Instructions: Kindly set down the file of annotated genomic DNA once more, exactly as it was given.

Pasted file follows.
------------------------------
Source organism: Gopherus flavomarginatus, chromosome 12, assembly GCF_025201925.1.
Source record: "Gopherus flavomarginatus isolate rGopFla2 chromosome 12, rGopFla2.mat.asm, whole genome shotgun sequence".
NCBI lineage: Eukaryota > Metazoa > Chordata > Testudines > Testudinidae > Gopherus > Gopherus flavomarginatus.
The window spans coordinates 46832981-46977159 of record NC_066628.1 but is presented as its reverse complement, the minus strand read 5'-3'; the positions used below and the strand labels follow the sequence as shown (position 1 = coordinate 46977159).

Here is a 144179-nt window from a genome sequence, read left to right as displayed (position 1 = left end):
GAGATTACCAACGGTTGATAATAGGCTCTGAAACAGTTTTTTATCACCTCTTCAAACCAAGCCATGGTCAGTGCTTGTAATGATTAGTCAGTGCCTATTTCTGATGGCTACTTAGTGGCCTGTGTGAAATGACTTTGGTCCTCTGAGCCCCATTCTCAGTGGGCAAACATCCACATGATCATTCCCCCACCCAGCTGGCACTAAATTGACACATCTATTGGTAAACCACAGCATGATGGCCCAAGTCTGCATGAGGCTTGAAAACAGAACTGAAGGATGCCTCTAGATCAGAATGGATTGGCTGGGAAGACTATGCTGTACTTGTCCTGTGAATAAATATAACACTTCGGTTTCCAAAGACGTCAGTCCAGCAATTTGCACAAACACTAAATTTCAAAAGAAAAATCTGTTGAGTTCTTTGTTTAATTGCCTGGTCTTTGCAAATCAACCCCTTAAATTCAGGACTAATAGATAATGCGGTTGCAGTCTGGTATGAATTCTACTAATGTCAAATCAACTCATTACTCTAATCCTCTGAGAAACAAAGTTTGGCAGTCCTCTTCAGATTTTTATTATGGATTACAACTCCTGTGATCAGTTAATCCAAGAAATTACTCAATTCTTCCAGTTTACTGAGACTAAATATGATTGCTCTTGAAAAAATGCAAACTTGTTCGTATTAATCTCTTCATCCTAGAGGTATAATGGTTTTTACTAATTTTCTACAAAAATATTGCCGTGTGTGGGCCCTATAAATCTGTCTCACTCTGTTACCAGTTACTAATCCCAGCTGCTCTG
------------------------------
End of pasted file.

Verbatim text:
Source organism: Gopherus flavomarginatus, chromosome 12, assembly GCF_025201925.1.
Source record: "Gopherus flavomarginatus isolate rGopFla2 chromosome 12, rGopFla2.mat.asm, whole genome shotgun sequence".
NCBI lineage: Eukaryota > Metazoa > Chordata > Testudines > Testudinidae > Gopherus > Gopherus flavomarginatus.
The window spans coordinates 46832981-46977159 of record NC_066628.1 but is presented as its reverse complement, the minus strand read 5'-3'; the positions used below and the strand labels follow the sequence as shown (position 1 = coordinate 46977159).

Here is a 144179-nt window from a genome sequence, read left to right as displayed (position 1 = left end):
GAGATTACCAACGGTTGATAATAGGCTCTGAAACAGTTTTTTATCACCTCTTCAAACCAAGCCATGGTCAGTGCTTGTAATGATTAGTCAGTGCCTATTTCTGATGGCTACTTAGTGGCCTGTGTGAAATGACTTTGGTCCTCTGAGCCCCATTCTCAGTGGGCAAACATCCACATGATCATTCCCCCACCCAGCTGGCACTAAATTGACACATCTATTGGTAAACCACAGCATGATGGCCCAAGTCTGCATGAGGCTTGAAAACAGAACTGAAGGATGCCTCTAGATCAGAATGGATTGGCTGGGAAGACTATGCTGTACTTGTCCTGTGAATAAATATAACACTTCGGTTTCCAAAGACGTCAGTCCAGCAATTTGCACAAACACTAAATTTCAAAAGAAAAATCTGTTGAGTTCTTTGTTTAATTGCCTGGTCTTTGCAAATCAACCCCTTAAATTCAGGACTAATAGATAATGCGGTTGCAGTCTGGTATGAATTCTACTAATGTCAAATCAACTCATTACTCTAATCCTCTGAGAAACAAAGTTTGGCAGTCCTCTTCAGATTTTTATTATGGATTACAACTCCTGTGATCAGTTAATCCAAGAAATTACTCAATTCTTCCAGTTTACTGAGACTAAATATGATTGCTCTTGAAAAAATGCAAACTTGTTCGTATTAATCTCTTCATCCTAGAGGTATAATGGTTTTTACTAATTTTCTACAAAAATATTGCCGTGTGTGGGCCCTATAAATCTGTCTCACTCTGTTACCAGTTACTAATCCCAGCTGCTCTG